I don't know what you mean by "the strangest reasons". In my experience, you never actually know the reason. Besides, as for being "competitive", what job opening isn't? I'm sorry, but these are just not valid excuses.

As for JET being a short-term option, sure, I agree, but if you play it right you can stay 5 years, and that is more than enough time (even the 3-year option is) to make contacts and sniff around for places to move on to. Dispatch agencies can't keep you at one school more than 3 years without you becoming FT direct hire there anyway, as far as I know. Yeah, they often try to get around that by saying you were on contract there for 364 days, not a full year, or some other BS.

Do you really want to be a dispatch ALT all your life?
Quote:

Quote:
Other options for entry level include eikaiwa, of course, and business English (whether directly hired by the company that wants its employees to learn more English, or hired by a teaching agency like Simul that holds its own classes in-house for companies or farms out its teachers).


Again, few of which offer salaries above 250,000, and if they do, they are not aimed at fresh-off-the-boat individuals. That being said, I consider myself a secondary education teacher and have zero interest in teaching small children, old people, or salarymen. That isn't what I went to school for.
Fair enough. Have you thought of international schools, then? I neglected to mention them earlier.

As for no interest in teaching small children, you may not have any say in it when you become an ALT. I am not sure of this, so I say "may". You might actually just get sent to any public school, elementary or junior high or senior high, that the employer has a contract with.

If you studied to become a teacher, will you actually be satisfied in an ALT slot? You probably know the horror stories. What will you do if you have a JTE presiding over you and one that doesn't want to communicate with you about lesson planning, or one that tells you to be just a human tape recorder? You're not the boss in an ALT situation, and if you studied to be a teacher (the boss), you might find ALT work to be pretty demeaning and/or frustrating. Depends on the situation, of course.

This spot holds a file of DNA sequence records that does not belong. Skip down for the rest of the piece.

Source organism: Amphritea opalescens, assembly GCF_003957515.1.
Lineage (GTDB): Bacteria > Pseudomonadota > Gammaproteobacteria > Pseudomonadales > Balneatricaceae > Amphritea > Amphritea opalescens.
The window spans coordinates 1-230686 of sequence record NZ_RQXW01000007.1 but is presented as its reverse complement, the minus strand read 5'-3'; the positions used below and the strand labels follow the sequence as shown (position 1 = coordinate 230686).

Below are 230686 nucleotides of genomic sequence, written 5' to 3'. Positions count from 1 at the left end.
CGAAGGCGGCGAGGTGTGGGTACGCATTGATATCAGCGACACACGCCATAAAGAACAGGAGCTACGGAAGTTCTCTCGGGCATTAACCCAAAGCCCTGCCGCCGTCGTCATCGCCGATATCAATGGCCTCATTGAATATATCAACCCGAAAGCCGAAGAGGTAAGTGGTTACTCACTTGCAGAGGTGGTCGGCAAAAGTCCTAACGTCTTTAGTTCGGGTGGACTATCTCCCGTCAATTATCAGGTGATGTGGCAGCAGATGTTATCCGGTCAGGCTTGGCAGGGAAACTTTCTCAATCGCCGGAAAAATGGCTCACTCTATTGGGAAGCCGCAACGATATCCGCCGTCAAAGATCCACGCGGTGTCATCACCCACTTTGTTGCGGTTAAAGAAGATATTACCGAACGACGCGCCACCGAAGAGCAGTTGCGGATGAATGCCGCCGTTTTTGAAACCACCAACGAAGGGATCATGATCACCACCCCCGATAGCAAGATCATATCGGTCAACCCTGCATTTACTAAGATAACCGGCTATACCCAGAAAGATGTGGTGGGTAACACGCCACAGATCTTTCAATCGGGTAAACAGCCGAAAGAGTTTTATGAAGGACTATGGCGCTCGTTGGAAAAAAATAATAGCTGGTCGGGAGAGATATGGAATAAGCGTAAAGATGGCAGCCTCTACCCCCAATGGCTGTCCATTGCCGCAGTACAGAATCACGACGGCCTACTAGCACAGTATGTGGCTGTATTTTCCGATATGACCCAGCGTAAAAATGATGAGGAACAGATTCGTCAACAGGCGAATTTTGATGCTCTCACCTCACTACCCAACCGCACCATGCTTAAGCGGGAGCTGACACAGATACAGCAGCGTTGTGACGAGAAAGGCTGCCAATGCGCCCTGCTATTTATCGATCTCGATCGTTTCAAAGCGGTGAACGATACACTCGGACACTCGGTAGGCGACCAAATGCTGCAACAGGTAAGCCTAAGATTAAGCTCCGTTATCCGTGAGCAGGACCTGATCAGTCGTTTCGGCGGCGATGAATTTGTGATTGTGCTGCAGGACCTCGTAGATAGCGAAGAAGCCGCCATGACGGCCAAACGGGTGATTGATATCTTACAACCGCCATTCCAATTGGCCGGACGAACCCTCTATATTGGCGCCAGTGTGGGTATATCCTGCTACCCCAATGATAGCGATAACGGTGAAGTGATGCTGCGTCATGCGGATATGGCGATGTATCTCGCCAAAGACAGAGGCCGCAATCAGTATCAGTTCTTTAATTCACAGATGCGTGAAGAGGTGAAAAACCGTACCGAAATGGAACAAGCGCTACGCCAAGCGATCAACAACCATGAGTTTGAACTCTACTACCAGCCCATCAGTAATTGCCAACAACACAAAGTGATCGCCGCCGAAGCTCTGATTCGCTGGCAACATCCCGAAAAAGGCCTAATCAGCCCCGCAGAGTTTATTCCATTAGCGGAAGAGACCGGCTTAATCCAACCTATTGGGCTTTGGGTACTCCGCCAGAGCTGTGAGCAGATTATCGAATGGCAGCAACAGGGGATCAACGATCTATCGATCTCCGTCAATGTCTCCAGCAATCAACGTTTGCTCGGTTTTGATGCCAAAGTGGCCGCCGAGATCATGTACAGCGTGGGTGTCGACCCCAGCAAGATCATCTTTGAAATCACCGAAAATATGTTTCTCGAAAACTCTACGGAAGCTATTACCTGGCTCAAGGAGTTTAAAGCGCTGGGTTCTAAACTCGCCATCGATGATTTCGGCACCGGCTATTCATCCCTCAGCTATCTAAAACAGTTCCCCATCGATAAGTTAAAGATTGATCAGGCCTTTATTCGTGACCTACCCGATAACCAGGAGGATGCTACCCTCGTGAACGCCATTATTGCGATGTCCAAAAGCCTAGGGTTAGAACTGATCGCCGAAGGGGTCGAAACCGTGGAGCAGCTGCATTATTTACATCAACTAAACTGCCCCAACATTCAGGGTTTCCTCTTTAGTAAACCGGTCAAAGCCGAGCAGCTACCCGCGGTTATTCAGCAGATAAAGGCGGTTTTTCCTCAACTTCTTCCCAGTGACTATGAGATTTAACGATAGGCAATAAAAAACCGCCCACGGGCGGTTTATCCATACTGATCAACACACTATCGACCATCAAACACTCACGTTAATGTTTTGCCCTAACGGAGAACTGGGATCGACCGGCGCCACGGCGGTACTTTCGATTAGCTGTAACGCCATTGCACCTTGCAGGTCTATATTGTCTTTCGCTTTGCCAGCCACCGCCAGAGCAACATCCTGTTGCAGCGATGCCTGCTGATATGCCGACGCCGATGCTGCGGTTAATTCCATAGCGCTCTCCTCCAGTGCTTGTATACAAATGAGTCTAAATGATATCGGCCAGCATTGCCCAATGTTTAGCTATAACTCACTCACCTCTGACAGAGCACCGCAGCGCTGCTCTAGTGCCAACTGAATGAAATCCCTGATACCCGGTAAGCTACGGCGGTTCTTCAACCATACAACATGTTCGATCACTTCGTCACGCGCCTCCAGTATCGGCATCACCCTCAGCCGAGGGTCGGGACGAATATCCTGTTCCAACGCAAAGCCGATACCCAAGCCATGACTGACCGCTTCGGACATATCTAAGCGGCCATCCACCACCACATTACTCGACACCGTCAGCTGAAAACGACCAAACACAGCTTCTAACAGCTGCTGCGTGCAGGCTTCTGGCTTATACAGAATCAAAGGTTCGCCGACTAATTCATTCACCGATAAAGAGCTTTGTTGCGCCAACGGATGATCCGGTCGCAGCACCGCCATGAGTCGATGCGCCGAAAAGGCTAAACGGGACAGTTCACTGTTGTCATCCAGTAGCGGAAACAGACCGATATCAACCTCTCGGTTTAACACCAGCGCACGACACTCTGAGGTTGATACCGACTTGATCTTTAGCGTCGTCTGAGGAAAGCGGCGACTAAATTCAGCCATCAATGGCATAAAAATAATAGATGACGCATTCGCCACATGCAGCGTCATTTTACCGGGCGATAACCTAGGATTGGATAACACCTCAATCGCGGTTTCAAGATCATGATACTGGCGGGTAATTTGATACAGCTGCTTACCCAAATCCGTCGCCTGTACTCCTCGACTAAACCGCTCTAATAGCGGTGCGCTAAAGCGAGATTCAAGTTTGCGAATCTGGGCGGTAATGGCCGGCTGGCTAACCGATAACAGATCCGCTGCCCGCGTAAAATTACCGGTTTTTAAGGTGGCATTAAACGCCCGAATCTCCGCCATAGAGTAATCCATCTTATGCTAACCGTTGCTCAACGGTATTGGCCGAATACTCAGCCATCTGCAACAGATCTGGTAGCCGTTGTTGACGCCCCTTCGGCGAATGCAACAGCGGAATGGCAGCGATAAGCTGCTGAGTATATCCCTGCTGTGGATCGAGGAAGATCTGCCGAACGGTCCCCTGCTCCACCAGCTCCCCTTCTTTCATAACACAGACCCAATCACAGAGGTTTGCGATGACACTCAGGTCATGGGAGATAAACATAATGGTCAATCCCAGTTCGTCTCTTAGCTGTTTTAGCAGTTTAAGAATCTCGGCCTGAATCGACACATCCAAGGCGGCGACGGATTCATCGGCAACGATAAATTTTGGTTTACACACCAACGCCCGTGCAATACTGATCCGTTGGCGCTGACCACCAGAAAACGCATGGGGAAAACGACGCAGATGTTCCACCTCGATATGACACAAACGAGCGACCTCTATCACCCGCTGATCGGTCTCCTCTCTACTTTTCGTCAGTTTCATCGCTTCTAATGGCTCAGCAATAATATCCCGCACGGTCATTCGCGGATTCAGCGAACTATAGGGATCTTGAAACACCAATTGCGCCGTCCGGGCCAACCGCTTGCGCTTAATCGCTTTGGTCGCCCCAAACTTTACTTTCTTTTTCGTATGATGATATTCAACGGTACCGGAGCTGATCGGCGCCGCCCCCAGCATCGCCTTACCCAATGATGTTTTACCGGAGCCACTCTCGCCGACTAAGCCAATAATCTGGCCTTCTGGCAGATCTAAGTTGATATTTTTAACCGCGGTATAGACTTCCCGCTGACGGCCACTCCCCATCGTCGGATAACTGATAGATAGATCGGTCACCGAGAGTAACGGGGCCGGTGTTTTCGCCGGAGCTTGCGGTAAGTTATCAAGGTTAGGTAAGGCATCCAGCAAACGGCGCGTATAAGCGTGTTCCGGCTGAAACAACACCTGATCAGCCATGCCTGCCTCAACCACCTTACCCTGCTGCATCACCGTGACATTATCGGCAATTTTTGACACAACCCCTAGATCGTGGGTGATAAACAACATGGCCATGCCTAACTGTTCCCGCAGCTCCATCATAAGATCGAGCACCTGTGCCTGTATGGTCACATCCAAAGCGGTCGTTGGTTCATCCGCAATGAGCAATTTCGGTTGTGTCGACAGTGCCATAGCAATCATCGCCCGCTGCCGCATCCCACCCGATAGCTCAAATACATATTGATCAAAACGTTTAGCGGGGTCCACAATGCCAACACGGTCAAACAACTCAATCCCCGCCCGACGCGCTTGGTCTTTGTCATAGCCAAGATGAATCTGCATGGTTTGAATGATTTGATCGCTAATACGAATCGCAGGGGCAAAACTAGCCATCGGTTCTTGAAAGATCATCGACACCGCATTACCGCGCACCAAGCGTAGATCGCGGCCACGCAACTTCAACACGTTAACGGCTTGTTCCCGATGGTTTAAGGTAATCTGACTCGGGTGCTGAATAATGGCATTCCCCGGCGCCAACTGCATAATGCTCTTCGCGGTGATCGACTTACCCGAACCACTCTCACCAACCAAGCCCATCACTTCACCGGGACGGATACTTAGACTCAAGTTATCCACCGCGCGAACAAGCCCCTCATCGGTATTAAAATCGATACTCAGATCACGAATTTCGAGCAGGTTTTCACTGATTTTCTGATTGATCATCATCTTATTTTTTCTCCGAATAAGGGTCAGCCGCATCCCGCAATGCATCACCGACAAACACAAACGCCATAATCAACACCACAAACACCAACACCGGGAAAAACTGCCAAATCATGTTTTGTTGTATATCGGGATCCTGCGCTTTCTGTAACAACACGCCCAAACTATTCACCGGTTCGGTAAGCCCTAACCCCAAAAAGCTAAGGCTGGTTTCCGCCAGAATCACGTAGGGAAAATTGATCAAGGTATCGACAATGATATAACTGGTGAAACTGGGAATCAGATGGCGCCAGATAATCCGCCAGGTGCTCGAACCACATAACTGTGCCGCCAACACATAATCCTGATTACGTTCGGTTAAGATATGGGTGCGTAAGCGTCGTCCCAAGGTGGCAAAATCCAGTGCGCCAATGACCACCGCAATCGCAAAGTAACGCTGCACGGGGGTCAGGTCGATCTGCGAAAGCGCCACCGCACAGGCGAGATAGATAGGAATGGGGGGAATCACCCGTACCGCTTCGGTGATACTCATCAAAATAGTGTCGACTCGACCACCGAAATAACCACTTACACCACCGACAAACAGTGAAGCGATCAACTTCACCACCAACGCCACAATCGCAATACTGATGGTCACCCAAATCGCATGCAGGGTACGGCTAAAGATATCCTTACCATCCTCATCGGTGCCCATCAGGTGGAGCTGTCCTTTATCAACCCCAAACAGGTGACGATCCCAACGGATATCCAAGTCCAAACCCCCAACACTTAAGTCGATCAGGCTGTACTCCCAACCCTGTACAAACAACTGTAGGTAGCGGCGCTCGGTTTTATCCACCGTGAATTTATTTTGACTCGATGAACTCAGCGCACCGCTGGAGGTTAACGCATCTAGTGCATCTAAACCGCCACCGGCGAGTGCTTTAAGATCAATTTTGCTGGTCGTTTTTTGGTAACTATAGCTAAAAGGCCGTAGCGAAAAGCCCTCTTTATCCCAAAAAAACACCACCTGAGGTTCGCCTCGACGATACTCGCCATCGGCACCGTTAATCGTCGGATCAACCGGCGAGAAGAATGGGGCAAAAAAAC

Quote:
Quote:
I have not seen any direct comparison between/among any ALT dispatch company posted anywhere. Interac seems to have the largest market share, so they are mentioned a lot.


All you have to do is spend a few weeks or months reading through all the various posts on here, on gaijinpot, on ohayo sensei, etc, etc, etc. It's quite easy to tell that they're all generally in the same range.
As I figured from just being here and sometimes keeping my eyes open. Thanks for the confirmation. So, since you are comparing ALT slots, what information are you looking for, exactly, that will help you to make a decision?

Quote:
I also think you truly believe that there are other options, that one can simply waltz into a direct hire position, or position at private JHS or HS.
I've stated the options. If you want to focus only on ALT positions, so be it. The others are there for anyone else who wants to take them.

As for waltzing into a private HS job, no, I don't have that feeling. I got my private HS job after 3 years of eikaiwa (and not having a degree related to education at all). Does that mean the measly eikaiwa experience was enough for me to get the job? Probably in part, yes. But I have to feel there was more behind it. I don't know how the other people got their PT positions there (that's how I started), but I know the only FT people there were experienced in eikaiwa or JET.

As for waltzing into a direct hire, nope. Very unlikely for a newbie, as I think I indicated above. If I didn't, you know now how I feel.

Quote:
You'll see no argument from me on this. As far as I am concerned you should be required to have an English degree or related degree (education, communications, journalism, creative writing, etc) which proves you have a high command of the language.
Tongue in cheek here -- the way some people write on forums and in their cover letters, I often wonder that even with such education what sort of command of the language they have. (ok, tongue back in place now.)

rxk22 wrote:
270k? No way Jose! Maybe 10-12 years ago.
Maybe I was confusing them with Westgate. Thanks.